In defeating Fiorentina 1-0 on Sunday evening, Atalanta continued their strongest-ever start to a Serie A season. For all the glorious record-breaking attacking football seen under Gian Piero Gasperini in the last six years, it is this current crop that are enduring towards the top of the table.
The curious context is that this is far from a stellar Atalanta side. The blitzkrieg attacking powerhouse has given way to a pragmatic and clinical means of winning matches even when the performances have been sub-par.
When you consider how loathed Gasperini is to defer from his Ajax-inspired ideals in attack, it is clear that a new approach has been enacted in Bergamo. But just what is this new way, and how is it being deployed?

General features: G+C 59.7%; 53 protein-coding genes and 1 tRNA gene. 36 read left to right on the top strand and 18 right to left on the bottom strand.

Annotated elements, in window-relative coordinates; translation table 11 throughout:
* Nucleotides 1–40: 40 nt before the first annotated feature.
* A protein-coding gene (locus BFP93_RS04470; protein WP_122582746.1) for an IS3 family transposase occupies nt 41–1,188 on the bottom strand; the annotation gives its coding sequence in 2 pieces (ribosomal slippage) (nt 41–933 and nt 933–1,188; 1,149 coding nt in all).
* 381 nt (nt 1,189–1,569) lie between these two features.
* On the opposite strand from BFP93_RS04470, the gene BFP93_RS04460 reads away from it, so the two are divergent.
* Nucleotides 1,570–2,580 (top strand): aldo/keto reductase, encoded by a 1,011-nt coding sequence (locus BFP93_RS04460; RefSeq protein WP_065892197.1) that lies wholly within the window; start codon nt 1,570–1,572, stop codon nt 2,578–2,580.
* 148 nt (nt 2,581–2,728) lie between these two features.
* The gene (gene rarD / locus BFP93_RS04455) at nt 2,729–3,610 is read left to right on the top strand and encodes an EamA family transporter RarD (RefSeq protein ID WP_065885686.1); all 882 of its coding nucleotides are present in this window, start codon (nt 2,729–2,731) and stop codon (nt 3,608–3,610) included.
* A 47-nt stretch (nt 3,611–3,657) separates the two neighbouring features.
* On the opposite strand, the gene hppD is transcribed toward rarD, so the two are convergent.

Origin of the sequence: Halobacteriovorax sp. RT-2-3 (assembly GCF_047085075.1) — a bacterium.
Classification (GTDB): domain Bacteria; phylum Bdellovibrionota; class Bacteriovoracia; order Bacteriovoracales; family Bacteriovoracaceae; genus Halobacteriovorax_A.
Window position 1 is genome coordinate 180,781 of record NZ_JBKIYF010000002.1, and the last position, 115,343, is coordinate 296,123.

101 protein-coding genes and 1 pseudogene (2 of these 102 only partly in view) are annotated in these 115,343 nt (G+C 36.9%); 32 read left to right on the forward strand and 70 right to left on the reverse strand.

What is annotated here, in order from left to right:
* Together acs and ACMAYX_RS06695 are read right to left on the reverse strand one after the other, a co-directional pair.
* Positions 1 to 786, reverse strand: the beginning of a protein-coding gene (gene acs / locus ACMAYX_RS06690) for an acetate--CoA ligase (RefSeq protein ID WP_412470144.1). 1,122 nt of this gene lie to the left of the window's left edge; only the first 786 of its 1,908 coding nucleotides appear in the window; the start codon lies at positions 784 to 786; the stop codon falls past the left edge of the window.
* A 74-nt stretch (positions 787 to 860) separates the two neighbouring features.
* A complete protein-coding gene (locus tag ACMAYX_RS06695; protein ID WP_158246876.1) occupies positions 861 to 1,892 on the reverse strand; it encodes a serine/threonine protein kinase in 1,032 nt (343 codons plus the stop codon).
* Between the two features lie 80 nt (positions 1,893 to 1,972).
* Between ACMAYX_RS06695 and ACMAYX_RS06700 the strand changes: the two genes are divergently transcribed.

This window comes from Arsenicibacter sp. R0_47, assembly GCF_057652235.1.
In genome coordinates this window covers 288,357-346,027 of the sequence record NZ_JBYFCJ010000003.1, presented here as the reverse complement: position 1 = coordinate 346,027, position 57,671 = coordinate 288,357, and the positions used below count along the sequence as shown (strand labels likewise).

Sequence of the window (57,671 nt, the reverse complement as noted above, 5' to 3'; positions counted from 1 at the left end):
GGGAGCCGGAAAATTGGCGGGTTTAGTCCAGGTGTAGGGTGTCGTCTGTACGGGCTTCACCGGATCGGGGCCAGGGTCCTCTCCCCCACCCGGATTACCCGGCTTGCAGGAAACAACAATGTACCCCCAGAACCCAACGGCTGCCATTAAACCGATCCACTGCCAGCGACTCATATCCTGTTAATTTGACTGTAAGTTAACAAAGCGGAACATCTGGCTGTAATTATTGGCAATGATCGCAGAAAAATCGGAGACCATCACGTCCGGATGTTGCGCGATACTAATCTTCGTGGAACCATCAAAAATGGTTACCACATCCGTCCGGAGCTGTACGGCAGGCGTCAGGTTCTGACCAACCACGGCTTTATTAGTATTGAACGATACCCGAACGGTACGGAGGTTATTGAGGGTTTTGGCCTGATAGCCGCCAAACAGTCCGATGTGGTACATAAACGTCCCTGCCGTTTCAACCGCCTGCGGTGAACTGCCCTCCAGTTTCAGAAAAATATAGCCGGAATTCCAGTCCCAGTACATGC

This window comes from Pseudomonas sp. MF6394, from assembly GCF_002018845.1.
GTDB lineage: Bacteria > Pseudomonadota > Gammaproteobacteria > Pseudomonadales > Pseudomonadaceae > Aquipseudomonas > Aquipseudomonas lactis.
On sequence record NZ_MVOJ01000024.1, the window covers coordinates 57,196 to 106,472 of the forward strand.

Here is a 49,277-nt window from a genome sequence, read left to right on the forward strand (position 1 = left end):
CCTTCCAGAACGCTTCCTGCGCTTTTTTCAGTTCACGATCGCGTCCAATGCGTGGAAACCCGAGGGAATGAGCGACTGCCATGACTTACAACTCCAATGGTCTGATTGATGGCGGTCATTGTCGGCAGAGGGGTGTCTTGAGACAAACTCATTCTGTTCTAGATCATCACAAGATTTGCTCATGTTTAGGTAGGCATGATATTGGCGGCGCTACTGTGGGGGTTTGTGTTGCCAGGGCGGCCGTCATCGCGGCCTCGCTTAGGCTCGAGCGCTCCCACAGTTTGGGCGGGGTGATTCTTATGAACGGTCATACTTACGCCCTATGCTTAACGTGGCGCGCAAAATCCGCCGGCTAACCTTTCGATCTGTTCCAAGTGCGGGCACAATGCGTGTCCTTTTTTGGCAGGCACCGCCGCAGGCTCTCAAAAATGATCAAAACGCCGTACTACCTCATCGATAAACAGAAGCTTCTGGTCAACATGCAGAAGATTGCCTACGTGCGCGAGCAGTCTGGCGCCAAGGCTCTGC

Pragmatism over expression
The first notable change in Atalanta’s approach has been in their shot-taking. In years gone by, La Dea have been a ludicrously high shot-taking side to rank alongside the likes of Bayern Munich, Manchester City and Paris Saint-Germain as one of the continent’s most active shooters. In 2019/20 they were taking 18.4 shots/90, and in 2020/21 it dropped slightly to 16.1 and then 15.4 in the two years that followed.
So far this campaign, Atalanta are taking just 11.1 shots/90; the 15th highest in the league. One explanation is the removal of the squad’s most proactive shooters. Papu Gómez and Josip Iličić were among the more aggressive shot-takers in Italy before each departed, and both of Ruslan Malinovskyi and Duván Zapata have had limited minutes this season.